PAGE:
First Man explores the human story behind a pioneering space mission

Damien Chazelle’s Neil Armstrong biopic First Man has to be experienced on the big screen, ideally IMAX. Having said that, the IMAX format scenes are limited to the moon landing sequence; much of the film is shot on grainy 16mm film in a Cinéma vérité style, as if someone with a home movie camera had been in Armstrong’s home or with him inside the claustrophobic space capsule. There have been quite a few memorable films made about space exploration – The Right Stuff, Apollo 13, Space Cowboys come immediately to mind – but this is perhaps the first one to give the audience a real appreciation of what an astronaut experiences durng a space flight. Being violently shaken about inside a dark metal box, on top of a rocket that is generating 7.5 million pounds of thrust is both terrifying and exhausting. One can only marvel at the physical strength and the nerves of steel that these astronauts had, especially in the early days of space exploration when accidents and fatalities were common.

Ryan Gosling is the perfect choice for this film; an understated actor to play an introverted, understated man. The cast is filled out with a host of powerful actors. The Crown’s Claire Foy plays Janet Armstrong; she had to calmly manage home and family in the glare of the public eye while keeping the fear and anxiety bottled up under the surface. Jason Clarke, one of my favourite character actors has a significant role as astronaut Ed White, a close colleague of Armstrong’s who tragically died in a fire during a systems check for the Apollo mission. Corey Stoll (the villain in Ant-Man) plays Buzz Aldrin, Armstrong’s partner on the Apollo 11 moon landing; Armstrong is a bit frosty towards the brash and outspoken Aldrin in the early stages of their association, but the two professionals work together seamlessly while on the Apollo 11 mission.

Justin Hurwitz has composed the music for all of Damien Chazelle’s films; Whiplash and La La Land were both films built around the theme of music and he was able to work with a consistent musical style throughout. In First Man, I think he had a tougher task and the 33-year-old does a wonderful job alternating between soft melodious passages for the intimate, introspective scenes at Armstrong’s home and the powerful, epic sounds needed for the moon landing.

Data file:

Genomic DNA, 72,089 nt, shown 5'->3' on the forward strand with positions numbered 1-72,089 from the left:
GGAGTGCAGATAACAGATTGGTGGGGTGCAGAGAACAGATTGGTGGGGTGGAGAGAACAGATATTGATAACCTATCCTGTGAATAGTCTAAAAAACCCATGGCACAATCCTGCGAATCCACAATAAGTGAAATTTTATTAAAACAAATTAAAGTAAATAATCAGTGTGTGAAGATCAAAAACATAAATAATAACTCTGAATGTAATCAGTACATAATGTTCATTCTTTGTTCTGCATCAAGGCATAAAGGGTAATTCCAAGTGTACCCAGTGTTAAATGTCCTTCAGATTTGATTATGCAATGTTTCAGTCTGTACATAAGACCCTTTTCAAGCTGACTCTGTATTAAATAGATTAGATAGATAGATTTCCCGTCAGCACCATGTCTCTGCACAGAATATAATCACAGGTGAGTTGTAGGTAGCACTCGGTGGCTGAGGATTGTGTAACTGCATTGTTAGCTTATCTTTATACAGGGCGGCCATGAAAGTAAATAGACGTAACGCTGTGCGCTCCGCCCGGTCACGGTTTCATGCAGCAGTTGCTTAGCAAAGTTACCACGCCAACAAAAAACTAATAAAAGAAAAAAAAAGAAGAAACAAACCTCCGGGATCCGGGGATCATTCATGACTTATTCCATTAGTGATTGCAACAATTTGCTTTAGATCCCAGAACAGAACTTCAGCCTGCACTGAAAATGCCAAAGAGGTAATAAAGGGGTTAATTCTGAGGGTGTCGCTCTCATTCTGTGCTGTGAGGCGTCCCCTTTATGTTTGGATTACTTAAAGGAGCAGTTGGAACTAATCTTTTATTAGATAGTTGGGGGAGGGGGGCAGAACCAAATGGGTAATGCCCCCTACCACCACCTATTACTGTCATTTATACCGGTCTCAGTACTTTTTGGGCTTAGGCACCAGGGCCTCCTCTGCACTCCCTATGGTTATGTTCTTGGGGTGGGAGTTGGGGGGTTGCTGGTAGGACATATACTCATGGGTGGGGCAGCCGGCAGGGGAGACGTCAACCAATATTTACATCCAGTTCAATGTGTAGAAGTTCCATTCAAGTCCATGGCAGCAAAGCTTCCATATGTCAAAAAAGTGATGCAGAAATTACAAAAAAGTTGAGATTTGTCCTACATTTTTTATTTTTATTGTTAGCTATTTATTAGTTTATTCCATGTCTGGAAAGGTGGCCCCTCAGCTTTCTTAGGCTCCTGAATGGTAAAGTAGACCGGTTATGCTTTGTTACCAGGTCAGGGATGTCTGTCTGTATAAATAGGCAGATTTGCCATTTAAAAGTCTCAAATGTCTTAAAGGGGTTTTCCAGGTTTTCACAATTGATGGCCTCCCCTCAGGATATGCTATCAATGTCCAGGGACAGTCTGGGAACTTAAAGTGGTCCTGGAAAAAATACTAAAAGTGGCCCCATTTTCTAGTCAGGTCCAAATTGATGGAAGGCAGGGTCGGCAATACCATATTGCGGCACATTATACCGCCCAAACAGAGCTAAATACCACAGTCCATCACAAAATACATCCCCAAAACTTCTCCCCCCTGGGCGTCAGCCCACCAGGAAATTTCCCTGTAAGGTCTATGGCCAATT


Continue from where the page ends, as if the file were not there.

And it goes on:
I mentioned the cinematography earlier; once again, all credit to Swede Linus Sandgren for some truly amazing imagery. He won the Oscar for best cinematography earlier this year for La La Land and is a shoe-in to be nominated for First Man as well. One wouldn’t imagine that both films were shot by the same person; he has completely adapted the equipment and the style of photography to suit each film’s subject matter and tone.

The film was so engrossing and gripping that I didn’t realize that 2 hours and 20 minutes had gone by. There is not a single scene that seems superfluous or indulges the director’s own artistic needs. Credit for this perfect pacing must go to Tom Cross, the editor who won an Oscar in 2015 for his work on Chazelle’s Whiplash and will surely be recognized for this film as well.

A few weeks ago, I finished reading test pilot Scott Crossfield’s memoirs called Always Another Dawn. Crossfield was the first man to fly at twice the speed of sound and was the primary test pilot on the X-15 hypersonic plane which was the technological stepping stone for the American space program. X-15 pilots flew so high (above 100,000 ft) that they technically qualified as astronauts! The opening scene of First Man shows Neil Armstrong completing an X-15 flight. Both Crossfield and Armstrong worked at NACA – the National Advisory Committee for Aeronautics, which operated all the experimental aircraft in the 1950s and 60s and was the predecessor to NASA. Reading the book has given me an additional appreciation of the men who paved the way for space flight and for much of the advances in modern day aeronautics. Many of them were qualified engineers who combined brains, brawn, personal ethics and courage in a way that I don’t think we see much of today. Truly a generation of heroes.

Coincidentally, I just finished watching Hulu’s 8-episode first season of The First, which chronicles preparation for the first manned mission to Mars in the 2030s. Starring Sean Penn and Natasha McElhone (who had 2 big movies 20 years ago in 1998 – Ronin and The Truman Show), this is a glossy narrative, visually very different from First Man, but the themes and some of the story beats are similar – administrators having to justify the enormous cost of a space mission to politicians and the public, astronauts managing personal relationships and their own anxieties prior to a voyage from which they may not return. The pacing of The First is inconsistent, but the performances from the leads are top notch, with the 58-year-old Sean Penn still playing the intense, angry man after all these years and looking incredibly fit and bulked up for the role.

In an age when we experience other worlds through the safety of smartphones and VR goggles, both First Man and The First remind us of the physical and emotional dangers associated with real exploration.

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